/ by Peter Gray
Written by Peter Gray, an athletic trainer at UK Orthopaedic Surgery & Sports Medicine and the head athletic trainer at Henry Clay High School in Lexington. This is column is part of a series titled The Proactive Athlete, which will teach athletes and others who engage in physical activity how to stay active and prevent injuries.
Regular physical activity is an important component of a healthy lifestyle, especially as you age. In fact, exercising regularly can prevent many of the health problems that manifest with age and can help you maintain your independence as you grow older.
Why is exercise important?
Physical activity is beneficial for a number of reasons:
- Helps control blood pressure, body weight and cholesterol levels.
- Decreases the risk for heart attack and stroke.
- Helps maintain muscular strength and endurance.
- Conditions tendons, ligaments and bones to help fight osteoporosis, thus lowering the risk of everyday injury.
- Improves digestion.
- Helps with the management of arthritis and diabetes.
- Lowers the risk of some cancers.
- Boosts mood.
- Helps you sleep better.
- Gives you more energy.
What kinds of exercises should seniors do?
Adults need at least two hours and 30 minutes of moderate-intensity aerobic activity every week as well as muscle-strengthening activities two or more days per week that work all major muscle groups. A well-rounded exercise program would include cardiovascular exercise, strength training and stretching.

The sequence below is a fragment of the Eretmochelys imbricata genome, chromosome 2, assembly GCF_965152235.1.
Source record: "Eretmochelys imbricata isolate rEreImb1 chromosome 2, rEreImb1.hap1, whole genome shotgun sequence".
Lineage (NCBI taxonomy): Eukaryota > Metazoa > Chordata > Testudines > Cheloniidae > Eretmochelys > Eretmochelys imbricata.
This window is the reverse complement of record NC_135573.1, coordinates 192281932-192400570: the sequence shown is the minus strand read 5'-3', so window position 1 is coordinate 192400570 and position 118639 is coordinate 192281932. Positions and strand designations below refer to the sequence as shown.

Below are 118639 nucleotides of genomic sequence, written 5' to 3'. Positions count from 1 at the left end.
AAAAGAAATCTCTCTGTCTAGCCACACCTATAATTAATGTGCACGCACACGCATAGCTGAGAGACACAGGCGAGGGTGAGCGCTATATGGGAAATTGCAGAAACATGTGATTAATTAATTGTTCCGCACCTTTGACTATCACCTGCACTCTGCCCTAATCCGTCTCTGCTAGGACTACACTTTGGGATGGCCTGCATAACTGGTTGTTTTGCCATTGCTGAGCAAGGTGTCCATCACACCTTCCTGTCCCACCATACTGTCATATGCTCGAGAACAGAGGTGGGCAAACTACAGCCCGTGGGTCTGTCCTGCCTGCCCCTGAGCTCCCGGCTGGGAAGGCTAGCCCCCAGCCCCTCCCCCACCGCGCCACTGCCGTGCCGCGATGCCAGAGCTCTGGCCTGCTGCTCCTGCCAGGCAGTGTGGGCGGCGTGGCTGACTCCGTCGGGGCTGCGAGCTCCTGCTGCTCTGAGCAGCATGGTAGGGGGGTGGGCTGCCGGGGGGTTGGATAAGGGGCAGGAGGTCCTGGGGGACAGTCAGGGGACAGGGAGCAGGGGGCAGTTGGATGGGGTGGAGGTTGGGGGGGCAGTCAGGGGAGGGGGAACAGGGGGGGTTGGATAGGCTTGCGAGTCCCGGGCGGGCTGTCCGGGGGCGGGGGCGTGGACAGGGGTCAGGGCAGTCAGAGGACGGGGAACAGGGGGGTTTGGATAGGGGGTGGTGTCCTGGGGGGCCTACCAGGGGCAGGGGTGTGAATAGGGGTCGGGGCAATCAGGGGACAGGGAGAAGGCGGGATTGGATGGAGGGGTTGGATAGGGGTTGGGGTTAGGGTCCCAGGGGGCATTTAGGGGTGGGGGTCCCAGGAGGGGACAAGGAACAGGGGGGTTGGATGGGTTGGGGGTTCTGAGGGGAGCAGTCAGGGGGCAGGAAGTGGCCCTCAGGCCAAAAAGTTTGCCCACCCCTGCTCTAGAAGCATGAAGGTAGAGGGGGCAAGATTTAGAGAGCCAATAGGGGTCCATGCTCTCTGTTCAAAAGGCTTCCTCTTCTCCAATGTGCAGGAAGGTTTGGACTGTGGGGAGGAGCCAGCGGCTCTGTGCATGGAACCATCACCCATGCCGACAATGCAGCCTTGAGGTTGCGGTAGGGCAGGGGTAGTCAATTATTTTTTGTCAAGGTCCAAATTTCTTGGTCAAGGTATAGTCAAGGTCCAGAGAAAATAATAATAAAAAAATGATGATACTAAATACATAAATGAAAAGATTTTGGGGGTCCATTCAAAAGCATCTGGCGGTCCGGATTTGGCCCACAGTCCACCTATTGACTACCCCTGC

The best cardiovascular exercises for seniors are low-impact exercises, such as walking, swimming and cycling. Cardiovascular exercises can strengthen your heart and lungs and give you more energy.
Strengthening exercises such as lifting weights and using resistance bands or cable pulley machines can help you maintain your muscle mass. Research suggests that adults older than 50 who do not perform resistance training can lose approximately a quarter of a pound of muscle mass per year. Losing muscle mass will directly affect the amount of calories your body burns each day, so resistance training is very important for weight management. Additionally, strong muscles help reduce the risk of falls, one of the causes of disability among older adults.
Stretching is also important because it loosens muscles and reduces pain and inflammation in the body. This type of exercise is especially beneficial if you suffer from conditions like osteoarthritis.